The cups are made of a silver coloured plastic that, while not being a high end material, makes the headphones very light and helps again with comfort. The yokes that hold the cups to the headband are made of aluminium (or aluminum on the US version) which also keeps them light but makes them much stronger than if they had used plastic for the yokes.

I don't think that the HE400se is a headphone that I would consider beautiful but they are not ugly, at least to my eyes, and seem to have been built to be good without breaking the bank.


Presentation and build go out the window when we make it this far, the sound is by far the most important part of any headphone but even more so when we are talking about a budget offering.

The HE400se uses what Hifiman calls the “Stealth Magnet”, which is designed to reduce reflections and other non wanted issues inside the cup, while still being able to present that clear and clean sound that we (or at least I) associate with Hifiman. 

The general sound of the HE400se is something that is easily identified as being a Hifiman planar but let's go through the usual steps regarding sound.

Starting with the subbass, there is plenty of that low end rumble when needed but it does not feel overdone at any point, in fact, I would say that there is a slight roll off as the frequencies drop but the HE400se manages to still seem to be present when needed . Tracks such as “Chameleon”, which is a rather demanding track in the low end, are presented in a way that the subbass is clearly defined but does not invade other frequencies. “No Sanctuary Here” is a very pleasurable listen on the HE400se, with plenty of low presence while maintaining the clarity needed. The low hits are clear and precise, no sense of bloat or loss of control.

Moving slightly higher into the mid and high bass, they deal well with electronic music, sounding very clean in these regions when listening to songs like “I Fink U Freeky”, while still being able to present natural instruments, such as my beloved bass guitars, in a way that is realistic and well balanced. From “Don’t Start Now” by Dua Lipa, a modern take on pop music, through to “Elephants On Ice Skates” by Brian Bromberg, a mix of plucking and ringing bass notes, both sound pleasurable and it is easy to identify the various styles happening in the low end.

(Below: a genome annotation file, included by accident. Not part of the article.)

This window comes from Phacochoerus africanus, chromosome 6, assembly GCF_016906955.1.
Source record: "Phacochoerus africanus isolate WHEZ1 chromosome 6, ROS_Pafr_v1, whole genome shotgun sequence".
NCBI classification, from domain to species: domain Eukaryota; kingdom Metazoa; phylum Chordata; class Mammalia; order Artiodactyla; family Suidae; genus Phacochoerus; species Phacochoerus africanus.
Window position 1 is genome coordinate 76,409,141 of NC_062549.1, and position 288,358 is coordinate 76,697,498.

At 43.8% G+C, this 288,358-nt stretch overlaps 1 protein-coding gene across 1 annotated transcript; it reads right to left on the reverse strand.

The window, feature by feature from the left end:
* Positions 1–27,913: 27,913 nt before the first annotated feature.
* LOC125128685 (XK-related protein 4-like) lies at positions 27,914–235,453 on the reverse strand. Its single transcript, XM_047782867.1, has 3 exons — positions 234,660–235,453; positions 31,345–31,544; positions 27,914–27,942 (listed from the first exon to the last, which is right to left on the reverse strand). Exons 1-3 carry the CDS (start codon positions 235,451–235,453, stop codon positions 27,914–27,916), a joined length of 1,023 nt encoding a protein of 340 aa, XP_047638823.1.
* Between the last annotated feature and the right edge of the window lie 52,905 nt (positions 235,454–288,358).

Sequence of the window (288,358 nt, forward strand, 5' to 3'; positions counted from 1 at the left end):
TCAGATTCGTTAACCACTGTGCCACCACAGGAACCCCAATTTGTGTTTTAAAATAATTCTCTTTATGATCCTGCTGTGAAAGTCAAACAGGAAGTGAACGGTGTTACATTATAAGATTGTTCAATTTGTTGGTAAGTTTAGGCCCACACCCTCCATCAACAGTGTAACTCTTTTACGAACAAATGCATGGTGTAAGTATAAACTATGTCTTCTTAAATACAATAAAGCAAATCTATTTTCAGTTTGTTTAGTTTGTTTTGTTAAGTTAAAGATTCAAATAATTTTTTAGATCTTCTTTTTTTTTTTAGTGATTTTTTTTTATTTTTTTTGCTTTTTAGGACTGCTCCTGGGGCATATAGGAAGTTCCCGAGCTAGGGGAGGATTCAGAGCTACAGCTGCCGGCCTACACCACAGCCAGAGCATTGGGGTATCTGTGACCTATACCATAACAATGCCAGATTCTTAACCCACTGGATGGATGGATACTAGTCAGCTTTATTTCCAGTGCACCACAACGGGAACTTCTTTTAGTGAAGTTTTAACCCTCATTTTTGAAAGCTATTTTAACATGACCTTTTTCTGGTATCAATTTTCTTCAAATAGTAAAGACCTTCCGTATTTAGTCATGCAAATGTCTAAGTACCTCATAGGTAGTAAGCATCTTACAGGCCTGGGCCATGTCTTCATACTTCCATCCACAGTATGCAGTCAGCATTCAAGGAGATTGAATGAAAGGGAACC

In the lower mids, the transition from the bass is very clean, no sense of bleed or muddyness, making it very easy to define the differences between the low mids of say a guitar and the high bass of a bass guitar. 

The mids are very balanced as we move through the center of them, although there is a slight dip when starting to reach the higher mids, somewhere around the 2kHz mark. While this dip is slightly noticeable, it is not to the extent of making vocals lose their presence in the higher midrange. “Down to the River to Pray” by Alison Krauss does seem to place her voice slightly further back that I am used to on higher end planar options from Hifiman, making it a little more in line with the backing vocals rather than take that extra step forwards, but it is certainly not unpleasant. I find this to be the case with various tracks that are mainly based on vocals, although I find it more noticeable with female vocals. In the case of “These Bones” by The Fairfield Four, the voices are still very nicely presented and seem well balanced, there is just a little step back in the higher frequency vocals. 

Moving into the higher mids and the lower treble, the presence is back and makes the dip around 2kHz be just that, a small dip. This elevation in the higher mids works well to overcome said dip and manages to do so without causing any side effects such as harshness or nasal sounding voices.